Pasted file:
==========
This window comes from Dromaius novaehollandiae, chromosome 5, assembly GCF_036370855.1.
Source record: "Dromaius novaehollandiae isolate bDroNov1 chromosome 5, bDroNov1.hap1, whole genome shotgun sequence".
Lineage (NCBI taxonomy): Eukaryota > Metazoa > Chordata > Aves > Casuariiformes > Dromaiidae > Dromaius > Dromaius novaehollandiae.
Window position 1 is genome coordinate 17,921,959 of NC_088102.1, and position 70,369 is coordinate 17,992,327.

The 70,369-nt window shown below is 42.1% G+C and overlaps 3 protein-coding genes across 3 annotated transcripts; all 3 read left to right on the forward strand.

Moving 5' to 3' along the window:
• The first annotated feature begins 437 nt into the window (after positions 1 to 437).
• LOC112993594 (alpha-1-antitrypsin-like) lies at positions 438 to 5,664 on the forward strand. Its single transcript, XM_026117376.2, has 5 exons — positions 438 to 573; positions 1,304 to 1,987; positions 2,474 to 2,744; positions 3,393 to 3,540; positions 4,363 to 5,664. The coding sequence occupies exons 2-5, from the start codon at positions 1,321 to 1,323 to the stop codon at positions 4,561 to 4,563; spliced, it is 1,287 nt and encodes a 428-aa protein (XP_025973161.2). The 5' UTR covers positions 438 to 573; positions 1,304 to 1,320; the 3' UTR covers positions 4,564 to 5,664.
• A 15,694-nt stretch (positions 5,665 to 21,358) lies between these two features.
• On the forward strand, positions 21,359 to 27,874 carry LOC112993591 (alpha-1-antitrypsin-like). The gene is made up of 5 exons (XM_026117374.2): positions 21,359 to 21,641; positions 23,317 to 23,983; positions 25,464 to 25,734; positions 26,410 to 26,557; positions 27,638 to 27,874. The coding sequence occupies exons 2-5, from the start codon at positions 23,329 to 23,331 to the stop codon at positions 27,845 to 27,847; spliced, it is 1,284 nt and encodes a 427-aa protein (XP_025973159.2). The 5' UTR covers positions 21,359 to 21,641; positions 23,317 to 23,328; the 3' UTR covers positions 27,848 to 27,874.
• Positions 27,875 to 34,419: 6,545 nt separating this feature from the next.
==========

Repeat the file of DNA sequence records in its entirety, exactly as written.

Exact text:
This window comes from Dromaius novaehollandiae, chromosome 5, assembly GCF_036370855.1.
Source record: "Dromaius novaehollandiae isolate bDroNov1 chromosome 5, bDroNov1.hap1, whole genome shotgun sequence".
Lineage (NCBI taxonomy): Eukaryota > Metazoa > Chordata > Aves > Casuariiformes > Dromaiidae > Dromaius > Dromaius novaehollandiae.
Window position 1 is genome coordinate 17,921,959 of NC_088102.1, and position 70,369 is coordinate 17,992,327.

The 70,369-nt window shown below is 42.1% G+C and overlaps 3 protein-coding genes across 3 annotated transcripts; all 3 read left to right on the forward strand.

Moving 5' to 3' along the window:
• The first annotated feature begins 437 nt into the window (after positions 1 to 437).
• LOC112993594 (alpha-1-antitrypsin-like) lies at positions 438 to 5,664 on the forward strand. Its single transcript, XM_026117376.2, has 5 exons — positions 438 to 573; positions 1,304 to 1,987; positions 2,474 to 2,744; positions 3,393 to 3,540; positions 4,363 to 5,664. The coding sequence occupies exons 2-5, from the start codon at positions 1,321 to 1,323 to the stop codon at positions 4,561 to 4,563; spliced, it is 1,287 nt and encodes a 428-aa protein (XP_025973161.2). The 5' UTR covers positions 438 to 573; positions 1,304 to 1,320; the 3' UTR covers positions 4,564 to 5,664.
• A 15,694-nt stretch (positions 5,665 to 21,358) lies between these two features.
• On the forward strand, positions 21,359 to 27,874 carry LOC112993591 (alpha-1-antitrypsin-like). The gene is made up of 5 exons (XM_026117374.2): positions 21,359 to 21,641; positions 23,317 to 23,983; positions 25,464 to 25,734; positions 26,410 to 26,557; positions 27,638 to 27,874. The coding sequence occupies exons 2-5, from the start codon at positions 23,329 to 23,331 to the stop codon at positions 27,845 to 27,847; spliced, it is 1,284 nt and encodes a 427-aa protein (XP_025973159.2). The 5' UTR covers positions 21,359 to 21,641; positions 23,317 to 23,328; the 3' UTR covers positions 27,848 to 27,874.
• Positions 27,875 to 34,419: 6,545 nt separating this feature from the next.